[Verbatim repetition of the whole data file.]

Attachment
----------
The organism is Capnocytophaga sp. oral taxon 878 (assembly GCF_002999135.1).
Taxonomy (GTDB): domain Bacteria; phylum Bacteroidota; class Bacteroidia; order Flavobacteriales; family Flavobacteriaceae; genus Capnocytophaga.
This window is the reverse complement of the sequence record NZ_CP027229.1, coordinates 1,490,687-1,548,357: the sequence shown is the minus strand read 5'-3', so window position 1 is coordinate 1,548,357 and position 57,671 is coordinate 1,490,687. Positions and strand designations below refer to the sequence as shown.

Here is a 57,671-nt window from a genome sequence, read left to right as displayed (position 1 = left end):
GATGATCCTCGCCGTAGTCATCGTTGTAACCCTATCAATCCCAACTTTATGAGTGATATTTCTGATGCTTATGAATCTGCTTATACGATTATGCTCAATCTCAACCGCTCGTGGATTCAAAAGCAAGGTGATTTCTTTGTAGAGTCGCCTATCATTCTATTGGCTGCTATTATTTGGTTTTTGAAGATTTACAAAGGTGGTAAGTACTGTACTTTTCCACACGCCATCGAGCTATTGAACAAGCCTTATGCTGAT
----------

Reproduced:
The organism is Capnocytophaga sp. oral taxon 878 (assembly GCF_002999135.1).
Taxonomy (GTDB): domain Bacteria; phylum Bacteroidota; class Bacteroidia; order Flavobacteriales; family Flavobacteriaceae; genus Capnocytophaga.
This window is the reverse complement of the sequence record NZ_CP027229.1, coordinates 1,490,687-1,548,357: the sequence shown is the minus strand read 5'-3', so window position 1 is coordinate 1,548,357 and position 57,671 is coordinate 1,490,687. Positions and strand designations below refer to the sequence as shown.

Here is a 57,671-nt window from a genome sequence, read left to right as displayed (position 1 = left end):
GATGATCCTCGCCGTAGTCATCGTTGTAACCCTATCAATCCCAACTTTATGAGTGATATTTCTGATGCTTATGAATCTGCTTATACGATTATGCTCAATCTCAACCGCTCGTGGATTCAAAAGCAAGGTGATTTCTTTGTAGAGTCGCCTATCATTCTATTGGCTGCTATTATTTGGTTTTTGAAGATTTACAAAGGTGGTAAGTACTGTACTTTTCCACACGCCATCGAGCTATTGAACAAGCCTTATGCTGAT